by Mary Helen Yarborough
The threat of an emerging influenza outbreak has prompted MUSC officials to activate its pandemic response plan.
With clinical and administrative emergency response teams in constant
contact with regional, state and federal health agencies, MUSC is
preparing for an anticipated series of “outbreak waves” of the H1N1
type-A influenza strain. Coordinating with the S.C. Department of
Health and Environmental Control (DHEC), MUSC’s medical center measures
call for increased surveillance, testing, anti-viral response and
containment. If necessary, surge capacity measures would prompt the
opening of triage centers located away from populated areas, expanded
use of existing ambulatory and specialty health centers and access
restriction to limit exposure to other patients and hospital workers.
State and local health officials are closely monitoring cases. To
better manage state epidemiological lab service availability,
physicians are advised to assess patients’ likelihood of having
contracted the swine flu.
If a person fits the criteria for likely exposure, state officials are
asking clinicians to contact the local state epidemiologist for
guidance and conduct nasal swabs for testing at DHEC labs in Columbia.
To protect the supply of anti-virals (Tamiflu and Relenza), clinicians
are advised to prescribe through a commercial pharmacy either Tamiflu
or Relenza, to which the swine flu responds. Stockpiled anti-virals
will be distributed once the commercial supply has been exhausted.
The novel type-A influenza virus has components of swine, avian and
human flu. While no cases have been confirmed in this area, the H1N1
strain has demonstrated rapid human-to-human infection.
MUSC microbiologist Michael Schmidt, Ph.D., said that models indicate
that every confirmed case could be expected to affect 63 people within
two weeks. Statewide, officials estimated that as many as 560,000
people could be infected during a pandemic; and at least 5,000 people
could die from conditions, such as pneumonia, resulting from the flu.
This flu has never been seen before and is expected to mutate in the
future, Schmidt said. Cassandra Salgado, M.D., a leading infectious
control expert, said that as the virus mutates, its symptoms could
become more severe.
Keeping it clean
The medical center instituted additional measures to limit possible
exposure to contaminated surfaces. Epidemiologists believe that the
virus can survive for up to two hours on an infected surface.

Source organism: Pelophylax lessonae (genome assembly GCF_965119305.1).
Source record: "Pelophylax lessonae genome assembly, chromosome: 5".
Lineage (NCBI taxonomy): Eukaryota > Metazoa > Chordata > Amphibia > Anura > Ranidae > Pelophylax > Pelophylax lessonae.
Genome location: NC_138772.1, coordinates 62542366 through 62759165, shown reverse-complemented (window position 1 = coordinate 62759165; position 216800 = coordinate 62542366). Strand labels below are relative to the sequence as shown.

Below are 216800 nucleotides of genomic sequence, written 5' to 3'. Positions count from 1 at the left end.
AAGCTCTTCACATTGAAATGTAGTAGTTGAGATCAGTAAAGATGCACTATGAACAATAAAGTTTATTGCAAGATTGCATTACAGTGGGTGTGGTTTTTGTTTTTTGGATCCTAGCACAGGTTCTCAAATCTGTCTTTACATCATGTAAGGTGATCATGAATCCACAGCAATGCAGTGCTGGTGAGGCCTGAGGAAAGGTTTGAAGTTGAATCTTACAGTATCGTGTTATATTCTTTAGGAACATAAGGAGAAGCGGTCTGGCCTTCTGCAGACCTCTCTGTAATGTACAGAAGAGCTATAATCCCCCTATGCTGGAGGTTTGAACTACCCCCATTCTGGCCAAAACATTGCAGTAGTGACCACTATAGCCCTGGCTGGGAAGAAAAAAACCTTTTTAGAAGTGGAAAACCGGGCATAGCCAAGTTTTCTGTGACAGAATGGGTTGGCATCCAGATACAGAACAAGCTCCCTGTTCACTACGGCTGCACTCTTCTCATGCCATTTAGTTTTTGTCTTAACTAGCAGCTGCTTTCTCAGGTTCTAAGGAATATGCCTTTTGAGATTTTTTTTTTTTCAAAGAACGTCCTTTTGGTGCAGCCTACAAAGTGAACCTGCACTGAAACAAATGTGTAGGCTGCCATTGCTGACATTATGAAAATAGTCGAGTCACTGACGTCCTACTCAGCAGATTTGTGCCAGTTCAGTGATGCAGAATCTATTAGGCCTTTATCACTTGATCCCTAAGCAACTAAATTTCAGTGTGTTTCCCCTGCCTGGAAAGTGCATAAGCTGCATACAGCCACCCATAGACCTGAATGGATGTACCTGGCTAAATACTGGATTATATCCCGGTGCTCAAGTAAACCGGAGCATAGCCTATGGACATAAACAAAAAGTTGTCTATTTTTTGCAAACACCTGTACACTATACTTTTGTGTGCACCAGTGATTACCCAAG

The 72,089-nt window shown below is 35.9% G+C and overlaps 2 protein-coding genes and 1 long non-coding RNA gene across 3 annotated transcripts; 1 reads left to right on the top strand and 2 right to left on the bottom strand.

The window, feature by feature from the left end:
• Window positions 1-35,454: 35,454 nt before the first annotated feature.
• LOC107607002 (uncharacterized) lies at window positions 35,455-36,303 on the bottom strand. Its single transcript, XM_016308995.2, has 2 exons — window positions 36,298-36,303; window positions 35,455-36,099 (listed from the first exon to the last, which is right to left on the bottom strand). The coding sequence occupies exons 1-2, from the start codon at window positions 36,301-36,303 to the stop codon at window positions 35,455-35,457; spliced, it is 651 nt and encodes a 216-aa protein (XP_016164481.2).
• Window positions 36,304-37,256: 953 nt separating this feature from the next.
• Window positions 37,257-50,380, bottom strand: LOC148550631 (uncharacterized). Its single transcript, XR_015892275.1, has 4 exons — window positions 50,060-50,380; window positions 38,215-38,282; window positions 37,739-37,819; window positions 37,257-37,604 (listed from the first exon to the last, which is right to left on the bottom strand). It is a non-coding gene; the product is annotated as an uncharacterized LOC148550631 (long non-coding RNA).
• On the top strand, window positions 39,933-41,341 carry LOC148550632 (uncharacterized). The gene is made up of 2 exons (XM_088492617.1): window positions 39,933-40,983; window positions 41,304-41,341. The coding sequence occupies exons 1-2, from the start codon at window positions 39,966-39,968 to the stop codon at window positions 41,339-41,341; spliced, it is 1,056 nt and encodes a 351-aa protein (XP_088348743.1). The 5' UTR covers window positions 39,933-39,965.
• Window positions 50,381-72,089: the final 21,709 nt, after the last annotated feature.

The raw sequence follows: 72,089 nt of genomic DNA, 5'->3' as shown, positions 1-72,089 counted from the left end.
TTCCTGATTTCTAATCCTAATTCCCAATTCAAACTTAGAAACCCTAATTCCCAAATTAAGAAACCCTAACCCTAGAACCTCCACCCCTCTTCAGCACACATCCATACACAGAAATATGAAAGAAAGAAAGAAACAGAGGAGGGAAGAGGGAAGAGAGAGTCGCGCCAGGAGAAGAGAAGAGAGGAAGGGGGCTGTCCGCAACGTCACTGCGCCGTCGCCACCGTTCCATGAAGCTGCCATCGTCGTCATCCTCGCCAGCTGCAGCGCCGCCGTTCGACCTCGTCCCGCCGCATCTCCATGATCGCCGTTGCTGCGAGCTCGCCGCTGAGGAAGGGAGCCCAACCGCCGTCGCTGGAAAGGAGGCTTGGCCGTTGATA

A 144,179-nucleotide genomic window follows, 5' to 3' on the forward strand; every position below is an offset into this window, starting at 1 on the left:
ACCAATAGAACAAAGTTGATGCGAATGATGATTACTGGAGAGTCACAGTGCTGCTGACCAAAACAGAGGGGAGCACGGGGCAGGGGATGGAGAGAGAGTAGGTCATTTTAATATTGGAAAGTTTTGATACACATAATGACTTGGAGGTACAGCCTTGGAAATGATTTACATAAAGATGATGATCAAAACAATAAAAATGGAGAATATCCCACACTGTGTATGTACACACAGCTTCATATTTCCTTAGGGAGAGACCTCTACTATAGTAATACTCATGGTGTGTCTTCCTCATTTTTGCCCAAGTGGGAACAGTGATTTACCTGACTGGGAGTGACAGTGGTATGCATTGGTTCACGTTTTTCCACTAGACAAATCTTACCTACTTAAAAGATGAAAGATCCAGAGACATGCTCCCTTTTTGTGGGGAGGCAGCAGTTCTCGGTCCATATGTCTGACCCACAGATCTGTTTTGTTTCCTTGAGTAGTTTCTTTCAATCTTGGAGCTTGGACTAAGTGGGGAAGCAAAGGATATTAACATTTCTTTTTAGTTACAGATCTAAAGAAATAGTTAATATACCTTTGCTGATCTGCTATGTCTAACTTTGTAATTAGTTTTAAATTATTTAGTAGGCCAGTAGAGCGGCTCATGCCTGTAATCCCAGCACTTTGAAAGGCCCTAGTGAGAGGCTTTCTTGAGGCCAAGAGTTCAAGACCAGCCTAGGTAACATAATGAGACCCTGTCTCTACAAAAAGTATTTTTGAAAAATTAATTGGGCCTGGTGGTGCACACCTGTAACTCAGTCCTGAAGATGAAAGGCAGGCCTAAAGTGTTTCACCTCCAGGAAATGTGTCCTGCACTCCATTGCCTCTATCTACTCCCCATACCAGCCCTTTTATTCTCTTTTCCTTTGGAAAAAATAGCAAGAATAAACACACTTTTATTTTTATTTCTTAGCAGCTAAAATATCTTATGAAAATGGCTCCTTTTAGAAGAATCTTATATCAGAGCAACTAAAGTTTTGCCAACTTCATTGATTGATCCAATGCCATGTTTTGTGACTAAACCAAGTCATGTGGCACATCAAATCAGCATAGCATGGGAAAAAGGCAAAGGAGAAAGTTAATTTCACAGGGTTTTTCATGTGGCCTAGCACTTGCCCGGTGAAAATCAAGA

Facilities, housekeeping and administrative staff are urged
to focus on sanitizing common surfaces, such as door knobs,
counters, elevator buttons or exposed work areas.
Individuals should maintain personal hygiene, i.e. washing hands with
warm soap and water; use hand hygiene gel, and avoid touching their
faces with their fingers or hands before washing.
Tips for prevention
- Use elbows or arms to open doors when possible.
- Press the elevator button with a knuckle, back of the hand or elbow.
- Carry and often use sanitizing hand hygiene gel.
- Use a paper towel to shut off the water, turn out lights or flush a toilet in a public bathroom.
- For 20 seconds, wash hands with soap and warm water.
- Avoid close contact
with sick people. Influenza is thought to spread mainly
person-to-person through coughing or sneezing of infected people. (Get
no closer than 6 feet from an infected person)
- If exposed or sick, isolate or quarantine yourself and/or family members.
- Cover your nose and mouth with a tissue when you cough or sneeze. Throw the tissue in the trash after use.
- Avoid touching your eyes, nose or mouth. Germs spread that way.
- If you get sick, stay home from work or school and limit contact with others to keep from infecting them.
For those who live where swine influenza cases have been identified or
have recently traveled to Mexico and become ill with influenza-like
symptoms, this could indicate infection from the swine flu. Symptoms
include fever, body aches, runny nose, sore throat, nausea or vomiting
or diarrhea. The incubation period of the infection is about two days
and an infected person can be infectious to others for at least seven
The DHEC Bureau of Laboratories can currently offer the following tests:
- Polymerase chain
reaction (PCR) testing can rapidly (within eight hours)
characterize a viral isolate as belonging the human H1, H3, H5 or H7
groups. However, the new novel swine flu virus, although it is an “H1”
virus, cannot be so characterized using reagents currently available.
Thus, the swine flu virus subject to DHEC's PCR test would be reported
as an “Influenza A non-subtypable virus” (report which, in of itself,
may provide circumstantial evidence that the isolate is the “swine
flu”). These non-sub typable isolates would then be sent to CDC’s
reference laboratory in Atlanta, currently the only laboratory in the
United States able to confirm and otherwise characterize swine flu
- Viral culture:
Cultures can be performed on the same specimens submitted for PCR
testing. Cultures can provide information not only about the sub-type
itself, but also provide the substrate needed for anti-viral drug
susceptibility testing and for further sophisticated genetic sequencing
and characterization as may also be done at CDC.
available rapid flu tests (RFT) performed at the site of patient
contact can provide valuable information regarding patients who might
have swine flu.
For more information call 953-0095; or visit http://www.scdhec.gov or http://www.cdc.gov.
Friday, May 1, 2009